Incumbency no haven from map's challenges

City Council members face new tasks, territories

February 01, 2003|By Doug Donovan | Doug Donovan,SUN STAFF

Lois A. Garey will have to figure out where to buy campaign posters.

Paula Johnson Branch needs to sharpen her fund-raising skills.

And Melvin L. Stukes and Pamela V. Carter? They might need to find new homes altogether.

Being a Baltimore City Council member is not what it used to be.

Plans to reshape the council for the first time in decades are altering how candidates will contest for the office for years to come. Redistricting is causing considerable consternation across the city as council members and political activists digest the proposal Mayor Martin O'Malley introduced Monday.

The council has seven weeks, and two public hearings, before rendering its final opinion on the map in late March. But the political realities of what O'Malley's office called "the most dramatic political reorganization of the City Council since its present form was adopted in 1922" are setting in.

The plan, mandated by a referendum in November, reduces the size of the council from 18 members to 14, scrapping the existing layout of six three-member districts representing 108,000 residents each.

Instead, 14 single-member districts will be established, each representing smaller constituencies of about 46,500 people.

Single-member districts pose several issues:

Incumbent council members lose the benefit of pooling their campaign money by running on tickets of three.

Some council colleagues will have to run against their former running mates.

A few council members are facing the prospect of serving entirely different neighborhoods and constituencies.

"This is going to have a tremendous impact on city politics," said state Del. Maggie L. McIntosh, a Baltimore Democrat. "People who are active in their communities are going to see they have as much possibility of winning [a council seat] as the incumbents."

Council members have been scrambling to study reams of data explaining voting patterns of the proposed new districts. Some have hired pollsters and consultants to help them sort through their now smaller political worlds.

The coalition of union and community organizations behind the referendum continues to do its own analysis. The coalition - Community and Labor United for Baltimore - still contends that smaller districts will make challenges to incumbents easier and cheaper and will result in more accountability of office-holders.

"It will be much easier to identify the voting record of one council member rather than three," said Mitch Klein, an organizer of CLUB. "It will be every council member for themself."

In districts of only 46,500 people, money might not be as big a factor because candidates have the chance to actually meet all of the potential voters, political observers say. Past voting patterns indicate about 10,000 to 12,000 residents could actually turn out to vote.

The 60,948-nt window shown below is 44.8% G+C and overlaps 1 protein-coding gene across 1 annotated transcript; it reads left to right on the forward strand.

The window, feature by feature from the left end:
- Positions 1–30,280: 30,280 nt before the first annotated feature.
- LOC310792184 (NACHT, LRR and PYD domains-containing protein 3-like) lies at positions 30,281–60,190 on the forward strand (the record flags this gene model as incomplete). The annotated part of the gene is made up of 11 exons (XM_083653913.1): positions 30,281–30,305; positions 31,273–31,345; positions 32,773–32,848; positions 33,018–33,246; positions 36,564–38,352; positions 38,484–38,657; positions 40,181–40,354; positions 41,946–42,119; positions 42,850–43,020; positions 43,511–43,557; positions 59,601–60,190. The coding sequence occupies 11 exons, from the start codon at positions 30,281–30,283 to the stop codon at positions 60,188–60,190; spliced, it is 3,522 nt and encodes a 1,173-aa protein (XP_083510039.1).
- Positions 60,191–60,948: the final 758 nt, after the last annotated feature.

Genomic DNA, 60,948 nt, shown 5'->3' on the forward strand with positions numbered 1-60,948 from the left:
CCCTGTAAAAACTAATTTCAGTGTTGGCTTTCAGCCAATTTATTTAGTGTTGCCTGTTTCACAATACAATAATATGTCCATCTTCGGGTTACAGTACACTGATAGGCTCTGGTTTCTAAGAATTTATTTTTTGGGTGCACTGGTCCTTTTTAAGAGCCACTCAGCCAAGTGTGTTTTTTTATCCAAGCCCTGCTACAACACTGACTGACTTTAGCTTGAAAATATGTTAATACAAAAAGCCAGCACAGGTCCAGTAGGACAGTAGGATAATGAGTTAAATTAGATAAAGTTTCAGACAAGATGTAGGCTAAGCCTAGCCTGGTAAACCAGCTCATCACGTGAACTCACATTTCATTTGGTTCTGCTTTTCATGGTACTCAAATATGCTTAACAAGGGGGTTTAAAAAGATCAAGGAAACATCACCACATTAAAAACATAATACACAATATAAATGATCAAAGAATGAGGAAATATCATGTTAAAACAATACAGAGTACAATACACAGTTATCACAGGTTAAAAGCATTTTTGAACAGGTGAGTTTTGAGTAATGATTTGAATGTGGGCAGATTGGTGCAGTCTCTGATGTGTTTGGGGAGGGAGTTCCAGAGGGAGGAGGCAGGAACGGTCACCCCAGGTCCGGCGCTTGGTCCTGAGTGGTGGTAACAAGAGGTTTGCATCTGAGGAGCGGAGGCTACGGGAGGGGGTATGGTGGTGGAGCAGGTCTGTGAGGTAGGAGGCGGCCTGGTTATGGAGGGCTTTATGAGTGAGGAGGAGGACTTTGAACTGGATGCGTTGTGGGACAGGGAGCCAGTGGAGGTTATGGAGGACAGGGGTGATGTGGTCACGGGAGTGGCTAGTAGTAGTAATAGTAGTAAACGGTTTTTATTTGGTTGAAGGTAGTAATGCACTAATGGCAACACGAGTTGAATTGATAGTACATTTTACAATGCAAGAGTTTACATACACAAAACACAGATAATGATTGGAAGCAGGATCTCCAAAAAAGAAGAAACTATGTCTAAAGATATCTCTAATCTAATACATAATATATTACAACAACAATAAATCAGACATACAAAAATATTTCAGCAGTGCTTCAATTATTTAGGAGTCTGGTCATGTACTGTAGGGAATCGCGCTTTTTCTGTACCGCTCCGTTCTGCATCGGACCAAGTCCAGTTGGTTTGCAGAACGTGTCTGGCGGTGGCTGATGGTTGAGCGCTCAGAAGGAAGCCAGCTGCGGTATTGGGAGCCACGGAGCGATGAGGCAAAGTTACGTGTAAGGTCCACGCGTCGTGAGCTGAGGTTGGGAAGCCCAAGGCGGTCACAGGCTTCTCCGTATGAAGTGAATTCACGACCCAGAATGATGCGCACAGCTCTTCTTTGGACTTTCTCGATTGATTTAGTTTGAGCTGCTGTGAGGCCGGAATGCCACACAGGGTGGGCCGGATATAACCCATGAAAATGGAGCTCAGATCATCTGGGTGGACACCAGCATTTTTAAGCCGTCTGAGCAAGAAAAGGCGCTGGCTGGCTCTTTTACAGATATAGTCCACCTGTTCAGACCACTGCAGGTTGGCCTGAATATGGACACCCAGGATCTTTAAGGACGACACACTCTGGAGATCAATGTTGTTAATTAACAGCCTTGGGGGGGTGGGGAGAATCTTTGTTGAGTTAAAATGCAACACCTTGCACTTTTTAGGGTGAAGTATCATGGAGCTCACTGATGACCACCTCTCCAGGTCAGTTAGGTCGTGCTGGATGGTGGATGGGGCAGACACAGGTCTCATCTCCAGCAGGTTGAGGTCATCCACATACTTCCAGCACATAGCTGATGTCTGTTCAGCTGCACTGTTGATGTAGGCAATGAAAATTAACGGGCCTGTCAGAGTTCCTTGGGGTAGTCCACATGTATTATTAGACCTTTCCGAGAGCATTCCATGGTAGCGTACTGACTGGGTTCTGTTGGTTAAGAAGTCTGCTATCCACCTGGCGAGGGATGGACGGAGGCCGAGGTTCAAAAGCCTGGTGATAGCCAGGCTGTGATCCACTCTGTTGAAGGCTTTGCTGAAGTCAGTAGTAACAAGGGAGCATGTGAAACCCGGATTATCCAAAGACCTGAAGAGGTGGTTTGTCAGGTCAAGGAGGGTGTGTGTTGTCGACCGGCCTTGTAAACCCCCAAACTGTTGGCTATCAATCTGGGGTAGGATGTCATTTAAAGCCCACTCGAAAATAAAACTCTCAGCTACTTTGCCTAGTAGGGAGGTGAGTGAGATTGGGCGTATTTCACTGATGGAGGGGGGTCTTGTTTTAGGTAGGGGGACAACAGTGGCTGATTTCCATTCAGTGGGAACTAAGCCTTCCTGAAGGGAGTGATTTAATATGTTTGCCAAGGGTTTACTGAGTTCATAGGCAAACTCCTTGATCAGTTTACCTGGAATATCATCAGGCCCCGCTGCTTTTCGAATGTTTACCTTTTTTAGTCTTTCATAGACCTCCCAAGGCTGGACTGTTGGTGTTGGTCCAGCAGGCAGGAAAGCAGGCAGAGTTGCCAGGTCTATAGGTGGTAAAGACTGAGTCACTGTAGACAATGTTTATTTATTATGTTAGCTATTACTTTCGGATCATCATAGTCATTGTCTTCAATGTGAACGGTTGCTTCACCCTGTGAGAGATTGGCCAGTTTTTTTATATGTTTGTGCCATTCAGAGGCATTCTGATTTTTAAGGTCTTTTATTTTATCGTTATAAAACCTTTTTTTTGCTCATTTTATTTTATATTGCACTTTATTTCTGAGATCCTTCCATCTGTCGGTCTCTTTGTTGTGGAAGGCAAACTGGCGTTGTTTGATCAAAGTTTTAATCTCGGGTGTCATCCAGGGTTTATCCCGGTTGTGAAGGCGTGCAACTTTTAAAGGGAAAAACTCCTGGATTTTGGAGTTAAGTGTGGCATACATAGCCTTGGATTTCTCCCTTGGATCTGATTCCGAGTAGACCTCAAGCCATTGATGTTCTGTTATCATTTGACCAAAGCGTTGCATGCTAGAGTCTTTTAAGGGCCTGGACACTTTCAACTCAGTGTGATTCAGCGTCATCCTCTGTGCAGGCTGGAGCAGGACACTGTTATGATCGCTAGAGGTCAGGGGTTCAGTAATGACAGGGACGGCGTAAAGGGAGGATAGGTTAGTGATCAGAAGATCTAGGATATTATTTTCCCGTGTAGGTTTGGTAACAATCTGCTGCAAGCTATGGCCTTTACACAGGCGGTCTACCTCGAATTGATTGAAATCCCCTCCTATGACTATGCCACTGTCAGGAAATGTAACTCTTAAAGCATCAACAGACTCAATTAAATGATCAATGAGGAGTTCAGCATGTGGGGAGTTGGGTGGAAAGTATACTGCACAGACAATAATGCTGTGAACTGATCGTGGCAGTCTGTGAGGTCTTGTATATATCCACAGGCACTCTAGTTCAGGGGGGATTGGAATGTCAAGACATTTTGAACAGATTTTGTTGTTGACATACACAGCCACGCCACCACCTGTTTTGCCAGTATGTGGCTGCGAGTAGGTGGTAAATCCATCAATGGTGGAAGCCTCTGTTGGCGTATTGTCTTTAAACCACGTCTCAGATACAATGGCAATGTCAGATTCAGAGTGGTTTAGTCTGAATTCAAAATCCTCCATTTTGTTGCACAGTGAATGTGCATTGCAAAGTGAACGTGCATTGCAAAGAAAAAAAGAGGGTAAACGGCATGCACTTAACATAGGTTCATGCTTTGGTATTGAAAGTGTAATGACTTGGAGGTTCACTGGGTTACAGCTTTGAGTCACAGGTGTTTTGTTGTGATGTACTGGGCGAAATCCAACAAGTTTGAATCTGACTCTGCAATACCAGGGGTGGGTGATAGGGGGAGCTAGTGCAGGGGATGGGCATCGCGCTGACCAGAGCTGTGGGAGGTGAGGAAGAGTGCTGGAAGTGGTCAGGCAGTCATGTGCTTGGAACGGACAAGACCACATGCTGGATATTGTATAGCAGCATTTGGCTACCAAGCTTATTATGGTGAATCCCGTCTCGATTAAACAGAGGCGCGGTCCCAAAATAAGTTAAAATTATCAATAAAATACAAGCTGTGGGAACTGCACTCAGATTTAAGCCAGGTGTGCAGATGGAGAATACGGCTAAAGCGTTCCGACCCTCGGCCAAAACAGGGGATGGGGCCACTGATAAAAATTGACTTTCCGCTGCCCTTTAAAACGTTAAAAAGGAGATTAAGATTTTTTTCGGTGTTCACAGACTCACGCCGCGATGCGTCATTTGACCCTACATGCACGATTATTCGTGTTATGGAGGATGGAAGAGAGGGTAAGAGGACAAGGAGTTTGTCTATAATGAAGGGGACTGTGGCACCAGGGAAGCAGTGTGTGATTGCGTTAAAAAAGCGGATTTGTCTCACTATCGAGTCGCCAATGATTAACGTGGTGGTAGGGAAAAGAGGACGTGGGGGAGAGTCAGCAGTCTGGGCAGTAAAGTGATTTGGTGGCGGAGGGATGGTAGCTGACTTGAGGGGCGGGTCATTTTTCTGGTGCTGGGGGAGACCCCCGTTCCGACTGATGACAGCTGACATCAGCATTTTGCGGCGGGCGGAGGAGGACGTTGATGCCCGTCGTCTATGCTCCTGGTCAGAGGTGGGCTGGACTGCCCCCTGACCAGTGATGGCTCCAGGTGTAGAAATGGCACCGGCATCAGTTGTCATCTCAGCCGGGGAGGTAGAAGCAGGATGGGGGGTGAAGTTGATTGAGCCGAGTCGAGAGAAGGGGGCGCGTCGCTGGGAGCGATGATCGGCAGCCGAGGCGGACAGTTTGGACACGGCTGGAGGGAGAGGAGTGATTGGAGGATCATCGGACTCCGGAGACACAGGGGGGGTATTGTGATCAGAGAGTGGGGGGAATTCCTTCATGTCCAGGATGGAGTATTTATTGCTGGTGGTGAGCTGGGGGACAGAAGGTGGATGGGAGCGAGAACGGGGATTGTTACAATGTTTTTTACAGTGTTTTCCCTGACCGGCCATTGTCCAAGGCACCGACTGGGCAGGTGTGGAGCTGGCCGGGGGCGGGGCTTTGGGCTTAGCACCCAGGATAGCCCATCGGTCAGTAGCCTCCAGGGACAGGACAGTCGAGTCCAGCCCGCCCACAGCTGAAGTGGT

Council members and O'Malley have argued that the existing districts were better in a few ways - they provided for fewer constituents per city representative and allowed council members to be less parochial when considering issues.

Regardless, single-member districts are in and four council members are out - with some more in jeopardy of losing their seats than others.

O'Malley's map drew the boundaries of 11 of the 14 new districts in areas where only one council member lives. He needs only 10 votes to get his map passed.

Contests of colleagues

Two council members reside in each of the three remaining districts, setting up the potential for colleagues to run against each other. Councilman Kwame Osayaba Abayomi in the current 6th District has said he will not run for re-election.

Nicholas C. D'Adamo Jr. and Garey live in the new 2nd District in Northeastern Baltimore.

Carter and Bernard C. "Jack" Young live in the new 12th District just east of the city's center.

And Stukes and Edward L. Reisinger live in the new 10th District in the southern reaches of Baltimore.

"The mayor took care of 10 of his friends," D'Adamo said. "I don't think he did it to hurt me. I just wasn't part of that inner circle."

Garey, D'Adamo and council member John L. Cain, who is in the new 1st District in Southeastern Baltimore, ran as a ticket in the 1999 election. They pooled funds in a joint account to buy campaign literature plugging their ticket.

D'Adamo said he was the candidate who handled buying and hanging campaign signs, which Garey freely concedes. She said she will have to learn to do those tasks alone. What she will miss is tapping into an account funded by three people instead of just one.

"The costs could all be split three ways," she said. "I don't know if [winning in the new district] will be more difficult, but Nick is an extremely good campaigner."

While Cain might not have to contend with D'Adamo or Garey in his new district, he could face a new kind of challenge - a Republican candidate that many Democrats predict will be well financed.

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